Kochi:Sourav Ganguly beat some of the biggest names in Indian cricket when he was named 'Best Captain' in 75 years of Test cricket at the 10th Castrol Awards for Cricketing Excellence in Kochi.
A wonderful evening in the backwaters of 'God's Own Country' on Tuesday honoured eleven former captains for their service to the game.
Besides Ganguly, late CK Nayudu, late Vinoo Mankad, Nari Contractor, Chandu Borde, Ajit Wadekar, Bishan Singh Bedi, Sunil Gavaskar, Gundappa Viswanath, Sachin Tendulkar and Rahul Dravid were the skippers especially chosen for the recognition.
Nayudu's daughter Chandra and Mankad's son Atul received the awards on behalf of their illustrious fathers.
The gala night had anecdotes flowing like champagne from the former stars.
Much to the amusement of those in attendance, Ganguly, known for carrying plenty of bats on tour, quipped: "If you carry one bat now, then you might be dropped from the side for the next match due to lack of commitment."
Former captain Mansur Ali Khan Pataudi, who revolutionised Indian cricket and instilled a winning habit, received the award for the 1961-71 era.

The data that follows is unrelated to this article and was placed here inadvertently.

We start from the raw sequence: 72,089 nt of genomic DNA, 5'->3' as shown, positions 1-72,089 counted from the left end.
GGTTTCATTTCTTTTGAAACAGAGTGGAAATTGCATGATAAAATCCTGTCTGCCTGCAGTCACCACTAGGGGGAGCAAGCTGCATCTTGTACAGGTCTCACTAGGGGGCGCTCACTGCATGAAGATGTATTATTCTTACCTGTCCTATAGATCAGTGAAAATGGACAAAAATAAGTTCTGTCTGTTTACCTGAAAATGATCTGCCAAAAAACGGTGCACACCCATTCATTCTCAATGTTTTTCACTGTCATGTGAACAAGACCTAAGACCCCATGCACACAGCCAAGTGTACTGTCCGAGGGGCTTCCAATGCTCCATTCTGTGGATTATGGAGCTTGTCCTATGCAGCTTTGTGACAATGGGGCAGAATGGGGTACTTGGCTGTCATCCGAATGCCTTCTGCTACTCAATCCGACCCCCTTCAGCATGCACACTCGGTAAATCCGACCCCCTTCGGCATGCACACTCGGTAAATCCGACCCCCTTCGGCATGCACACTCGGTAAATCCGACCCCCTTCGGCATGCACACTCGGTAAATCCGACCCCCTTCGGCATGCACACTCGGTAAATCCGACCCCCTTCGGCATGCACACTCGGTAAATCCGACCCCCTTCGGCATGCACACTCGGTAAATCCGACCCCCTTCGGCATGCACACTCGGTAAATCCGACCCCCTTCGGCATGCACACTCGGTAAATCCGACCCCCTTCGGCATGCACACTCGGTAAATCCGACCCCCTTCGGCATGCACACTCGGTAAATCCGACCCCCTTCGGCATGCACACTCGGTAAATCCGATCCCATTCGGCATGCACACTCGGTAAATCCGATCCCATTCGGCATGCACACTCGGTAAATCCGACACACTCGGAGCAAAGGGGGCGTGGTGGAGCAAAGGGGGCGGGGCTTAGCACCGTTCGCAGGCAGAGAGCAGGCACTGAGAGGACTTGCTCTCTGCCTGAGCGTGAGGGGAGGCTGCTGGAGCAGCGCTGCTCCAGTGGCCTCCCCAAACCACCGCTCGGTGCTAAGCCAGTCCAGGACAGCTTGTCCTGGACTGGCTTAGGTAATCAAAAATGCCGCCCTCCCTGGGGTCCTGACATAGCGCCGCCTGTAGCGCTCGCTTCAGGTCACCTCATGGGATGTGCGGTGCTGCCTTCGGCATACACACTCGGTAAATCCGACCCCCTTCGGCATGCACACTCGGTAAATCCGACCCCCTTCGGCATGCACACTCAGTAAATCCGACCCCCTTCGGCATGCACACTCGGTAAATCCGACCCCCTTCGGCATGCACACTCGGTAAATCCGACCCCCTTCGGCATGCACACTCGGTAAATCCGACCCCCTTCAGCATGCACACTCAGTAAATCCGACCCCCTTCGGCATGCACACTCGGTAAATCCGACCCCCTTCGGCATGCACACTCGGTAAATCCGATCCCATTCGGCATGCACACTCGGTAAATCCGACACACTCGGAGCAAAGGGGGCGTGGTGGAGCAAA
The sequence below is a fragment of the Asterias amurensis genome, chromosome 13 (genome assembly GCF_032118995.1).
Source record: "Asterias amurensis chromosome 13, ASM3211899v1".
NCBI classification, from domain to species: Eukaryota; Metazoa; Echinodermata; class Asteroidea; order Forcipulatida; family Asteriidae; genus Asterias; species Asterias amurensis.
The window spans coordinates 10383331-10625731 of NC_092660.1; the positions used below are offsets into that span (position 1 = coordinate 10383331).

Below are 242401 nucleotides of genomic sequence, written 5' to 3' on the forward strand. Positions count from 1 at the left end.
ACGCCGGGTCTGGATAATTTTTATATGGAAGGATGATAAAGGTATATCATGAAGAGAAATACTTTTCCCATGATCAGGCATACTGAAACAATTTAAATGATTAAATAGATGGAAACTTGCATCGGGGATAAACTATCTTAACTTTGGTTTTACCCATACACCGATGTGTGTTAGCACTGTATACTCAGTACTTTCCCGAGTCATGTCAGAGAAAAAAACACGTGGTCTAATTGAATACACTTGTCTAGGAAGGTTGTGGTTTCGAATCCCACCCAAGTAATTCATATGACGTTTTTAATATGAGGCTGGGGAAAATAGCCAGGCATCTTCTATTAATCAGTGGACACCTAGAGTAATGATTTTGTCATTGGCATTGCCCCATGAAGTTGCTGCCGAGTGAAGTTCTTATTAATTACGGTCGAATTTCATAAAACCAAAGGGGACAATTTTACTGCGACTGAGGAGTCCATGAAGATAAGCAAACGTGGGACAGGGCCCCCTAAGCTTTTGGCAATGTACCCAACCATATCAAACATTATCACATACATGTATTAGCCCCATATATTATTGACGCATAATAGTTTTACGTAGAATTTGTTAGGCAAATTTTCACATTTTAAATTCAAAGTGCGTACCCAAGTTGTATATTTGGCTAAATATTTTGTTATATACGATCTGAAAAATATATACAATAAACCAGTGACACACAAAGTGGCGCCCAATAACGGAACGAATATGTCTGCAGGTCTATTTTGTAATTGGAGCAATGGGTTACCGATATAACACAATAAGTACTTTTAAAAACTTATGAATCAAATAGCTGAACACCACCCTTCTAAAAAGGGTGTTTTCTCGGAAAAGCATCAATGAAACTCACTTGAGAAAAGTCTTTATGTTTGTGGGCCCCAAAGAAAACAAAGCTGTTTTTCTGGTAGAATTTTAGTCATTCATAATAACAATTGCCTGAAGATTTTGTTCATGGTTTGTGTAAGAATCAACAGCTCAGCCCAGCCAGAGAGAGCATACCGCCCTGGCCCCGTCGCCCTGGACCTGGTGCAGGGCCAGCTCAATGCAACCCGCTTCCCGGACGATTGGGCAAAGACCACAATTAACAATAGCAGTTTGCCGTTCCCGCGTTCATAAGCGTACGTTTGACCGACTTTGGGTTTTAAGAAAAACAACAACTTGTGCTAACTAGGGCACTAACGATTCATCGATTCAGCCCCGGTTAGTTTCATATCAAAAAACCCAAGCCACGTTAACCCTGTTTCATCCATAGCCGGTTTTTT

'Tiger', as Pataudi is commonly known, couldn't make it to the awards gala, but in a recorded message congratulated the Twenty20 world champions.
It was a perfect opportunity to also get someone like Sachin Tendulkar to talk about his favourite winning moments in the last decade or so.
"I think the Test series win abroad (his favourite moment) which I always wanted to achieve. This time we beat England in England, though last time I couldn't go to West Indies and I spoke to all of them. I told them this was my dream and I always wanted to be there," said Sachin Tendulkar.
"We beat Australia in Adelaide and in Johannesburg we beat South Africa, so those victories for sure and the one in Trinidad vs the West Indies (are the best moments)," Sachin.
Members of the young brigade, which won the Twenty20 World Cup in South Africa, were also there and left completely in awe of the legends present on the occasion, especially their anecdotes on the great West Indian pace battery of the 60s and 70s.
"We never used to hit the ball. Our bat was still, the ball used to come, hit the bat and go to the boundary," said Chandu Borde, Former Captain, Indian Cricket Team.
The cricketers didn't spare their coaches either, especially the ones who were hard task masters.
"We definitely had one coach of Indian cricket team who would do that. He is sitting right here - Bishen Singh Bedi. Sidhu was the one who was all the time in the air, trying to hit sixes off spinners and he had to run six runs. So, finally he had given up lofting the ball," said the Bombay Bomber.
Australian player also graced the occasion.
Amid all the celebration, there was no mention of Mohammed Azharuddin, under whose leadership India enjoyed a fair degree of success. (With IANS inputs)